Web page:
As school returns, we can improve


School curriculum needs to improve and modernize.

The past few months have made me realize a lot about how we educate in Cherry Hill. Under circumstances where we were forced to abandon the “normal,” learning structures I realized some problems that exist with our old version of normal. As we forge a path towards a new normal in the months to come, the lessons of this experience need to guide improvements in the way our schools work.

Virtual learning provided us an opportunity to learn more flexibly. From March through June, I learned to cook, I took up running, I worked for a U.S. Senate campaign, and I relaxed and maintained a good sleep schedule. Back in February, those all would’ve sounded like pipe dreams. The weekly dredge of getting up at unhealthy times, learning for seven hours, then going home to complete homework for three more hours, and squeezing everything else in between, would’ve stopped all that.

I learned more applicable skills in my campaign job than I ever did in Functions or World Civilizations. That’s not to say traditional areas of education aren’t important. We should create a better balance — one that does not force students to, in totality, choose school over things like work, internships, extracurriculars, and other activities.

If we were to tell educators “you have seven hours per day, between homework and in-school work, for 180 days, to educate students,” I have no doubt they could do it. While it’s currently more like 9-10 hours between all learning responsibilities, teachers are strong professionals who could be trusted with this task of increasing efficiency for everyone’s benefit. With that timeframe, imagine a school day starting at 8:30 a.m., ending at 1:30 p.m., and carrying no more than two additional hours of work at home. All of a sudden, students have plenty of time to pursue other opportunities after school. There’s time in the day to actually sleep, too. And that’s not your entire life — in between sleep, work/activities, and school, we’d have plenty of time to hang out with friends and family, try new things, and sometimes just relax. The biggest argument against this might be that we’ll learn less, but I don’t think it needs to be so. I envision a transformation in which learning is the same or better, just in a more flexible and efficient way. This concept has been seen, for example, with productivity going up overall in companies that cut down to 4 days of work per week.

These numbers may need some tweaking, and the aforementioned setup may not be perfect. But neither is a system in which students struggle to fully pursue their passions and are bogged down with unhealthy stress and exhaustion. It shouldn’t have taken a global pandemic for students to consistently get enough sleep or for us to have the flexibility to take advantage of great opportunities, as I did. From now on, let’s change that.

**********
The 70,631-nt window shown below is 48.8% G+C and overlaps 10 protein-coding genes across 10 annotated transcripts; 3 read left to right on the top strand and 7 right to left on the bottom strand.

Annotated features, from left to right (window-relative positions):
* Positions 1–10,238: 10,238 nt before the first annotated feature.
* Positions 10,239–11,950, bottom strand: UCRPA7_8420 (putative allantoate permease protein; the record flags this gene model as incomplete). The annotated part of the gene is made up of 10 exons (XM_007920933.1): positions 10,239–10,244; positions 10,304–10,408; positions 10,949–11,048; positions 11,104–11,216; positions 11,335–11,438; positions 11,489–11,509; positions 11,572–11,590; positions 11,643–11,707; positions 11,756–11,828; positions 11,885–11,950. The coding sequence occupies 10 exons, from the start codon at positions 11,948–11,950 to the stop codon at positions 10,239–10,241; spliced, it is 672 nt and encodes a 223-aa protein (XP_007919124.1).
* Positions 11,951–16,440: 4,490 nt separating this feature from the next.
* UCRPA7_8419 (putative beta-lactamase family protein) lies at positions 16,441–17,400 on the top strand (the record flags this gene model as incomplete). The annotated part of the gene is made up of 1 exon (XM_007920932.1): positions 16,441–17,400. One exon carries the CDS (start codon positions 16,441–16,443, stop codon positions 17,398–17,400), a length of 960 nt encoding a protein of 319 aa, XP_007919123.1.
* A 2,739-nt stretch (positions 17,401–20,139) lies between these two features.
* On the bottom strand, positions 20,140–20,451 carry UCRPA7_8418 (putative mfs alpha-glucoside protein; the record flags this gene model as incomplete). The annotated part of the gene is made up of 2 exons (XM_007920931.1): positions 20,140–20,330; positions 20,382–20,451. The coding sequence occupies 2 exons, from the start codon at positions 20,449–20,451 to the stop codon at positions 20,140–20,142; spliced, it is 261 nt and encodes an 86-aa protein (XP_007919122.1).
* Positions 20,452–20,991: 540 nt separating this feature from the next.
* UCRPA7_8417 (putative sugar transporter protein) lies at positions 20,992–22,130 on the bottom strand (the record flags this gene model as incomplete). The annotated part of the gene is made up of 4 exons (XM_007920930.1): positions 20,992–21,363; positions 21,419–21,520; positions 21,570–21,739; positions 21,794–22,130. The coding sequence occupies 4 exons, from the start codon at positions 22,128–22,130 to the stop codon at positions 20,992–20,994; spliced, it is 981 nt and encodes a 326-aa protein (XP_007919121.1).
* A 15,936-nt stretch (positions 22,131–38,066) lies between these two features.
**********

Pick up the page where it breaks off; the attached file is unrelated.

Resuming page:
While we’re on the topic of educational improvement, this situation puts things in perspective when it comes to curriculum. At home, I learned to cook and took up that responsibility within my family. For my whole life, I’ll use this skill. Things like managing finances, cooking and homemaking, getting a job, and other key life skills get, at best, one-time coverage in a single elective. Meanwhile, we learn plenty of material that — let’s be real — most of us will never need, every single day. Curriculums need to take a reality check, as we could be much more effective in making more of our teachings truly applicable.

From later start times and less unnecessary work to new and improved subject matter, there are real improvements we could make that would better the educational system. In all likelihood, though, none of this will happen. We’ll return to a status quo where asking a teacher why a topic matters “in real life” is seen as disrespectful, instead of valid and important. Stress and a lack of sleep will be talked about, but unaddressed. “This is how it’s always been”, we’ll say. “This is how it has to be.”

It doesn’t have to be this way, though. We could implement a range of improvements that will be good for students, teachers, parents, and schools. For that to ever happen, we have to work for that change.

Knowing how much good these improvements could do for us all, I’ll be advocating for them. I’m even exploring potentially starting an advocacy organization around this issue locally. I urge everyone to join the conversation about how we can make improvements as we return to school going forward. Whether you agree, disagree, or have different ideas of your own, there’s no denying that the system is imperfect, and we can always improve.